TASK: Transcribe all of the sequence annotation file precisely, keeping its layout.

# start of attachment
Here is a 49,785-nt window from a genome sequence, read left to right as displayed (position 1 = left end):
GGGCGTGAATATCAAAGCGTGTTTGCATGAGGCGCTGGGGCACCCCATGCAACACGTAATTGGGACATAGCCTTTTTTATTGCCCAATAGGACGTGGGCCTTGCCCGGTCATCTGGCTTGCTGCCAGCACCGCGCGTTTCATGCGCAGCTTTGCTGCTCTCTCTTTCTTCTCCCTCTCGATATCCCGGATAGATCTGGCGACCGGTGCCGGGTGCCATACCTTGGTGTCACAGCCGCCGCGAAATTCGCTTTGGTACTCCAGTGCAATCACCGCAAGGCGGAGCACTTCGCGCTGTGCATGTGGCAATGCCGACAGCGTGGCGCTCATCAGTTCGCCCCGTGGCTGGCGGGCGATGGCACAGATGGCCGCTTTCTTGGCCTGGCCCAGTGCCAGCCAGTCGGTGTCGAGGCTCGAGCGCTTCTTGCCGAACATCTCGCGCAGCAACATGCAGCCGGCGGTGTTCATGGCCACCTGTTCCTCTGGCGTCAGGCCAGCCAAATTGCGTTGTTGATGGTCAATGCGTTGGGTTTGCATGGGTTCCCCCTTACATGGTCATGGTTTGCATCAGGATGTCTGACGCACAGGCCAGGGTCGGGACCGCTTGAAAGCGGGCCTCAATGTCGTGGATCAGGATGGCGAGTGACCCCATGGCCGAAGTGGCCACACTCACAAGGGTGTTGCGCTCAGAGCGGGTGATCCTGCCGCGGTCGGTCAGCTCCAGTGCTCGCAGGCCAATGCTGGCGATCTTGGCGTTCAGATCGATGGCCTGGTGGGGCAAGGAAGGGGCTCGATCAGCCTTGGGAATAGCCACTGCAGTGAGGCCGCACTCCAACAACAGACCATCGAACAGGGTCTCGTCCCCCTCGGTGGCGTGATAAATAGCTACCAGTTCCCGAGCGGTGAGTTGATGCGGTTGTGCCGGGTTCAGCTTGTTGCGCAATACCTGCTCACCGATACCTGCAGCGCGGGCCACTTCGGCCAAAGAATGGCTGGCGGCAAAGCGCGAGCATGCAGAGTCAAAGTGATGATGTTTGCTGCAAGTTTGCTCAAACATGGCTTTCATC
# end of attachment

Here is a 49,785-nt window from a genome sequence, read left to right as displayed (position 1 = left end):
GGGCGTGAATATCAAAGCGTGTTTGCATGAGGCGCTGGGGCACCCCATGCAACACGTAATTGGGACATAGCCTTTTTTATTGCCCAATAGGACGTGGGCCTTGCCCGGTCATCTGGCTTGCTGCCAGCACCGCGCGTTTCATGCGCAGCTTTGCTGCTCTCTCTTTCTTCTCCCTCTCGATATCCCGGATAGATCTGGCGACCGGTGCCGGGTGCCATACCTTGGTGTCACAGCCGCCGCGAAATTCGCTTTGGTACTCCAGTGCAATCACCGCAAGGCGGAGCACTTCGCGCTGTGCATGTGGCAATGCCGACAGCGTGGCGCTCATCAGTTCGCCCCGTGGCTGGCGGGCGATGGCACAGATGGCCGCTTTCTTGGCCTGGCCCAGTGCCAGCCAGTCGGTGTCGAGGCTCGAGCGCTTCTTGCCGAACATCTCGCGCAGCAACATGCAGCCGGCGGTGTTCATGGCCACCTGTTCCTCTGGCGTCAGGCCAGCCAAATTGCGTTGTTGATGGTCAATGCGTTGGGTTTGCATGGGTTCCCCCTTACATGGTCATGGTTTGCATCAGGATGTCTGACGCACAGGCCAGGGTCGGGACCGCTTGAAAGCGGGCCTCAATGTCGTGGATCAGGATGGCGAGTGACCCCATGGCCGAAGTGGCCACACTCACAAGGGTGTTGCGCTCAGAGCGGGTGATCCTGCCGCGGTCGGTCAGCTCCAGTGCTCGCAGGCCAATGCTGGCGATCTTGGCGTTCAGATCGATGGCCTGGTGGGGCAAGGAAGGGGCTCGATCAGCCTTGGGAATAGCCACTGCAGTGAGGCCGCACTCCAACAACAGACCATCGAACAGGGTCTCGTCCCCCTCGGTGGCGTGATAAATAGCTACCAGTTCCCGAGCGGTGAGTTGATGCGGTTGTGCCGGGTTCAGCTTGTTGCGCAATACCTGCTCACCGATACCTGCAGCGCGGGCCACTTCGGCCAAAGAATGGCTGGCGGCAAAGCGCGAGCATGCAGAGTCAAAGTGATGATGTTTGCTGCAAGTTTGCTCAAACATGGCTTTCATC